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American Legion in Hopewell

As with The Department of Virginia, the American Legion presence in Hopewell began with military veterans returning from World War I. Hopewell’s first American Legion Post was established on October 2, 1919 in the “B Village” YMCA. Chartered as Post 80, its first Commander was Dr. J. N. Elder who took office in 1920. The Post also formed an American Legion Auxiliary Unit for veterans’ spouses, with Mrs. Julia Bryant elected as president. Post 80 members organized Decoration Day (now known as Memorial Day) and Armistice Day (now known as Veterans Day) observances and were actively and materially involved in helping former service members in “getting their feet back on the ground” and finding jobs after military service. The Post took great pride in the fact that its members erected and formally unveiled the first monument in Hopewell to those who made the supreme sacrifice in the Great War. The monument, which was dedicated on Decoration Day in 1921, still stands today in Washington Circle on 15th Street; is still sometimes used in veteran-related ceremonies, and is jointly maintained by American Legion Hopewell Memorial Post 146 and Veterans of Foreign Wars Jacob J. Pearson Post 637.

Unfortunately, historical records concerning Post 80 disappear after 1955, the year in which the Post helped organize the biggest Decoration Day, by then known as Memorial Day, parade ever seen in Hopewell. After that, Post 80 disappears from the historical record. Perhaps membership dwindled and eventually, the Post 80 charter was retired.

A new American Legion Post, Post 146, was established in Hopewell in 1975. Among its founding members were John Head, Founding Commander, and Samuel Campbell, now a retired Chief Judge from Virginia’s 6th Judicial Circuit Court; and still an active member.

After years of meeting in various member’s homes, Searl Stover (Post Commander in 1986) moved meetings to his house and then, in 1987 to a rented storefront of an active Kippax Street warehouse. But having an official address did not provide all the amenities necessary to support an active Post. Members brought their own chairs to meetings until Commander Stover and Dwight Faughn managed to secure a salvage group of chairs from Fort Lee, which members purchased and then donated to the Post.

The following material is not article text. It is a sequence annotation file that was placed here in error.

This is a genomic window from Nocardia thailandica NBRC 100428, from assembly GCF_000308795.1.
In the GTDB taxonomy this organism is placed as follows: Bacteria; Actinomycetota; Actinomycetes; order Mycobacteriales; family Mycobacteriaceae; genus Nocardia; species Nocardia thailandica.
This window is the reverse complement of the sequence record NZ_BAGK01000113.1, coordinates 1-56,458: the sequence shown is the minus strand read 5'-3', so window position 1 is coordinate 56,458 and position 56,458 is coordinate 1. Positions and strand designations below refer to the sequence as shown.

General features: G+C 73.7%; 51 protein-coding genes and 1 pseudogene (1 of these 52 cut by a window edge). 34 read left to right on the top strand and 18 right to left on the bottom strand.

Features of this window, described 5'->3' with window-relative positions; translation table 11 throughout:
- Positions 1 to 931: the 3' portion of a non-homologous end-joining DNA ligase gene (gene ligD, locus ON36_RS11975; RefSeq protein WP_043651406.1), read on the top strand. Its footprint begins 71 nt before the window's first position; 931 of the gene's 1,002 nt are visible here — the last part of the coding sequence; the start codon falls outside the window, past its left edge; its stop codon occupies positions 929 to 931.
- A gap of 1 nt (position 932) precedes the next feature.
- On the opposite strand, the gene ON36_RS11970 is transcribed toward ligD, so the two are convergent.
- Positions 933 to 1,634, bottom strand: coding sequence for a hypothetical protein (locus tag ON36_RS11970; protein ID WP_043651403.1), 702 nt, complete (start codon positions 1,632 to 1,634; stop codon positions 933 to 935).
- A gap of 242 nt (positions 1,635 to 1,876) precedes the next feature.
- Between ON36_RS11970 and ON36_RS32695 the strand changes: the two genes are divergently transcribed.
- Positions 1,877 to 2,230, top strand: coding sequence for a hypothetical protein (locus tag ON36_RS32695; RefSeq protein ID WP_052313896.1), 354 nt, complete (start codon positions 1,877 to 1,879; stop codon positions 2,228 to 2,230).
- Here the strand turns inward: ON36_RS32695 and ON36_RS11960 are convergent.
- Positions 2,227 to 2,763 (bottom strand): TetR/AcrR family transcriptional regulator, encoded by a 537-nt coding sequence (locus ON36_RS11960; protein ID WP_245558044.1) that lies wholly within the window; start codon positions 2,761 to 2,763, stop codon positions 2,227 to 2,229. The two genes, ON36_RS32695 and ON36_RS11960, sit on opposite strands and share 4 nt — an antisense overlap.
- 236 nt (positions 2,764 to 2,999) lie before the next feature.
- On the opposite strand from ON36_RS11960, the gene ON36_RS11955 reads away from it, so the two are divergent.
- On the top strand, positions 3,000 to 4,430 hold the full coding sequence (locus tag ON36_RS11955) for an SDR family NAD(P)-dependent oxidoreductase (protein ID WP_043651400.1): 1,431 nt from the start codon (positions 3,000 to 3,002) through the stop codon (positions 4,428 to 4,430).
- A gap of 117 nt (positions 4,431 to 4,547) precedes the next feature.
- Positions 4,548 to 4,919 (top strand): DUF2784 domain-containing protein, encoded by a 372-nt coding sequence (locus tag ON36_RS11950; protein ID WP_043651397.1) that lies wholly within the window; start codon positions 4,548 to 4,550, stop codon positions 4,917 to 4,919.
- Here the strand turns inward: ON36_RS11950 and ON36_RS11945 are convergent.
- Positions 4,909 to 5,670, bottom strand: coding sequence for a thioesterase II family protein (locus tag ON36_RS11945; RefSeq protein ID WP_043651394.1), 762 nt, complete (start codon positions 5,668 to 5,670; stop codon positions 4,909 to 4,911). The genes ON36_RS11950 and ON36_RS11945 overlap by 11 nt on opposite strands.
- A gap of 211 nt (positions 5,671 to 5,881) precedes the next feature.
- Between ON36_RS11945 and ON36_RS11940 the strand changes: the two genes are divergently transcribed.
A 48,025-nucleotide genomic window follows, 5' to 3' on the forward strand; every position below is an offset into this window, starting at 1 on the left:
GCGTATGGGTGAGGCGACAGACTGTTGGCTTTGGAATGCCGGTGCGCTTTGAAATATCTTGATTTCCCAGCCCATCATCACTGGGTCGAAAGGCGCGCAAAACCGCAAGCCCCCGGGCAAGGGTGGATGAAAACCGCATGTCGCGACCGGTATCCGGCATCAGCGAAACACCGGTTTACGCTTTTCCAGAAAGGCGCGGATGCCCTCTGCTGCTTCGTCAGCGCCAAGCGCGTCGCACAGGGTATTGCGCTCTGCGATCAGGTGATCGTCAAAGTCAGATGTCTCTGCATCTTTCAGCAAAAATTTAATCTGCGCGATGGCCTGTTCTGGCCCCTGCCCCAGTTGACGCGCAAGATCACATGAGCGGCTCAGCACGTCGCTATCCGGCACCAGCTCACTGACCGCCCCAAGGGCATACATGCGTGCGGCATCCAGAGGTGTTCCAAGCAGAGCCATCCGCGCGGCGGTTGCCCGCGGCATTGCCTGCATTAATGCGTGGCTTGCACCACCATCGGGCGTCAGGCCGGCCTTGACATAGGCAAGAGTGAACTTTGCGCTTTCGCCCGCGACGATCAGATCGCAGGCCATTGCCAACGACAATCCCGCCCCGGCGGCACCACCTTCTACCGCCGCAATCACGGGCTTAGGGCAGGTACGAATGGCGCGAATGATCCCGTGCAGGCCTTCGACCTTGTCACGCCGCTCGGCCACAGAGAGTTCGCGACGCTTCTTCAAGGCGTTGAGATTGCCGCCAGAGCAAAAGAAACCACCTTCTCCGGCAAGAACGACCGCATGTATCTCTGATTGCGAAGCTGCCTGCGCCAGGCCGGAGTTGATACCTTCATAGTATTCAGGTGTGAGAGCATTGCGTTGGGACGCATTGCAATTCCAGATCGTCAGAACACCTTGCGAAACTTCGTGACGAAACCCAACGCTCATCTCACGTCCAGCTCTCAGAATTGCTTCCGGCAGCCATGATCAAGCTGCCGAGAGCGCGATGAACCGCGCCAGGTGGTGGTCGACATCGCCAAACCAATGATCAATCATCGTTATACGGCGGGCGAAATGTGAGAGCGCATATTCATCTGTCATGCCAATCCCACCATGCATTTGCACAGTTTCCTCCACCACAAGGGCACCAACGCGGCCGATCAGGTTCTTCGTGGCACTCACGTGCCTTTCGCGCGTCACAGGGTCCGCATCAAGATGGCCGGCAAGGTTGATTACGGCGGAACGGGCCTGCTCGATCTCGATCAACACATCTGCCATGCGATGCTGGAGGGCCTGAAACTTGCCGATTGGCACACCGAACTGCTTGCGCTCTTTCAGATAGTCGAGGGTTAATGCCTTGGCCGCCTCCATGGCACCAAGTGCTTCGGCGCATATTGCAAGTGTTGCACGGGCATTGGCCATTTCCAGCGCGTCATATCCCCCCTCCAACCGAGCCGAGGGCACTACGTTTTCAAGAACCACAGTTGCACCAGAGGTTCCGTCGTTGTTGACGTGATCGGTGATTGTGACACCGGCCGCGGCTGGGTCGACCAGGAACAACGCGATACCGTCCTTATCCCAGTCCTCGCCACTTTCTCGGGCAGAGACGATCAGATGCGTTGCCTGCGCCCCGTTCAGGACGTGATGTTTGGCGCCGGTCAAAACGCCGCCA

Despite such challenges, the Post sponsored a variety of programs including the Post 146 Eagles, a team which participated in the American Legion Baseball League. Members raised money through fishing tournaments, Brunswick Stew sales and immensely popular barbeque sales all through the 1990s. Incidentally, the barbeque sales were held at a Pilot gas station with Legionnaires George Simmons and Hugh Brown alternately appearing dressed as “Uncle Sam”.

By 2000, the Kippax Street building was too small and maintenance became a continuing problem. When a property at 217 East City Point Road became available, members seized the opportunity. Lacking funds to re-model the former warehouse, members appealed to the Hopewell business community and were rewarded with paint, flooring tiles, and even flag poles contributed by Sherwin Williams, Specified Interior Products, and Honeywell, respectively.

Since relocating nearly 20 years ago, membership has increased; donations to the VA Hospital and Sitter Barfoot Veterans Care Center, Hopewell school programs and scholarships; and city police, firefighter and sheriff organizations annually top the $40,000-dollar mark. The Post has an affiliated American Legion Auxiliary Unit, Sons of the American Legion Squadron and American Legion Riders Chapter.


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